The Nebraska Public Power District set a goal: By 2020, 10 percent of energy should come from renewable sources. The relevant boards in this part of Nebraska held hearings last spring. The subject was the wind farm. Arguments flew back and forth, naturally. Also naturally, there was an element of NIMBY: "Not in my backyard." This affects families high and low. In Massachusetts, the Kennedy family objected to the Cape Wind Project -- which would spoil the view from their storied compound.

Here in the Diller-Steele City area, Kevin McIntyre objected to the Steele Flats project. For one thing, he didn't want to put up with the noise of the turbines. He was quoted by the Beatrice Daily Sun as saying, "I want to go out on my back deck and sit in peace and quiet and listen to the cows or to the birds. We all pray for rain at church. I'm going to pray for lack of wind."
Other residents were friendlier to the turbines, including those who would have them on their property: They would receive about $7,000 per turbine, per year. The turbines are expected to be in place for 20 years.

There are 44 of them. They went up last summer and fall. They were installed by NextEra Energy Resources, a company out of Florida. The company got in under the wire: At the end of the year, Congress let the tax subsidy for wind expire. But those who began construction before December 31 get to enjoy their subsidy for the next ten years.
These turbines are enormous, as I said. You almost have to see them to understand how dominating they are. Each turbine is 426 feet tall -- taller than the capitol tower in Lincoln, as Cynthia Milligan points out. (Nebraska's capitol is the second-tallest in the country, after Louisiana's.)  

Don sent me a number of stories on coal. The good news: presidents come and go. Coal will be here forever.

Peabody Energy is upgraded by Morgan Stanley: Commenting on the 2014 outlook for the industry, Kurtz wrote, "We believe coal burn will increase by 63 mt in 2014. While production should be able to keep pace, this is a major change from the heavy destocking environment dogging the market since 2012."

Barron's calls a "bottom" in coal, due to the Polar Vortex.

Colorado's Global Warming Ice Age

Reuters is reporting:
A mid-May snowstorm dumped as much as 3 feet of snow on Colorado's Rocky Mountains on Monday while the U.S. Midwest braced for hail and other severe weather, forecasters said.
Snowplows cleared the way for the Monday morning rush hour after the storm, which is expected to taper off by midday, blanketed Denver with more than 4 inches and the mountains northeast of Steamboat Springs with 36 inches  of snow, said Jim Kalina, a meteorologist with the National Weather Service in Boulder, Colorado.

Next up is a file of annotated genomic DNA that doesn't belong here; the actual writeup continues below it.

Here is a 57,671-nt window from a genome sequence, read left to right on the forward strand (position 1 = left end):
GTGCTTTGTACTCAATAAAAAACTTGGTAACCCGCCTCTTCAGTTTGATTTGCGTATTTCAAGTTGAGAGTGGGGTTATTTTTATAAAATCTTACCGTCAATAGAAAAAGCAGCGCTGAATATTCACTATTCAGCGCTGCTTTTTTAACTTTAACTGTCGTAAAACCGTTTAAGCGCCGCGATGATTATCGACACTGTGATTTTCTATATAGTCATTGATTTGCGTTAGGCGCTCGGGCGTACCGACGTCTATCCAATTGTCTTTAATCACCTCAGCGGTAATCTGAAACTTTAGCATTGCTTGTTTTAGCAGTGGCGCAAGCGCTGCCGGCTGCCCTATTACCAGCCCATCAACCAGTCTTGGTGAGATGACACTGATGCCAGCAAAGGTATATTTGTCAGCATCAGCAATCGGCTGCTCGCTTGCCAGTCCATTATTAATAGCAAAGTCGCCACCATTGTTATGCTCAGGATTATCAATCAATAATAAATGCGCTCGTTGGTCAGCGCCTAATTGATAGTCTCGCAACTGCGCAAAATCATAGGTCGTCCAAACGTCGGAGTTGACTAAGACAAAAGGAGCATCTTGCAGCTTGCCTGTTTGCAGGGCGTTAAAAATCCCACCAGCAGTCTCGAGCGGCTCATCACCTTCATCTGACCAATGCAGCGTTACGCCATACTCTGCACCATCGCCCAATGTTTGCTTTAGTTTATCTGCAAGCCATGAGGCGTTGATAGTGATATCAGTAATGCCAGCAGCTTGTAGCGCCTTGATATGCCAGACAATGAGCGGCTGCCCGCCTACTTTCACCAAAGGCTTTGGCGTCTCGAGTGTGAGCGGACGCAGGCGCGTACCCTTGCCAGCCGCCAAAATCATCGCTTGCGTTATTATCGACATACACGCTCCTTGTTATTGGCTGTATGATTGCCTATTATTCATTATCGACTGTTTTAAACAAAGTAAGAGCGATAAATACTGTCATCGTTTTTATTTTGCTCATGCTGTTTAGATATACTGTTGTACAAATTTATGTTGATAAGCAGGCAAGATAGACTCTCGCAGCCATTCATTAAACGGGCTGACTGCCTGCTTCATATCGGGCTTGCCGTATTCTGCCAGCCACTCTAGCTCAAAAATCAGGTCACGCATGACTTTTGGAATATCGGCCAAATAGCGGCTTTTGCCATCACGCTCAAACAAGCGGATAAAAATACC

I had hoped to change the "Global_Warming_2013_2014" tag to "2014_2015" in June but I may have to wait until the end of July. Just saying. This has been one heckuva winter.

A Note for the Granddaughters

This is so cool. I just discovered Brenda Wineapple's 2003 biography of Nathaniel Hawthorne. It turns out I've read another of Wineapple's biography, one on Gertrude Stein.
A few weeks ago I happened to pick up another biography: Sister Brother: Gertrude and Leo Stein by Brenda Wineapple. Now, about one-third of the way through, I realize that the first third of the book could have been subtitled "The Boston (or Harvard) Years." This first third of the book dovetails nicely with Richardson's William James, who in fact was one of Gertrude Stein's professors. She eventually received a "B" from his one semester course that she took. She did "A" work in the first half of the semester, but "C" work during the latter half, during the opera season.
I might be back in a Boston/Harvard/Salem phase with discovering this new biography. I've read the first two chapters and the book is delightful. It's a big book and one I can enjoy for a few weeks, I suppose.

My "library" blog is here

Number Of Active Rigs In North Dakota Continues To Inch Up; Eagle Ford EURs For Current Wells At 168,000 -- EIA


May 12, 2014: with regard to the EIA estimate of Eagle Ford wells to be 168,000 bbls. This is really a good example of how one can lie / mislead with statistics.  The analyst took all wells from the very beginning of the Eagle Ford, all the way back to 2008, and then forward to 2013 (at least with 4 months of production).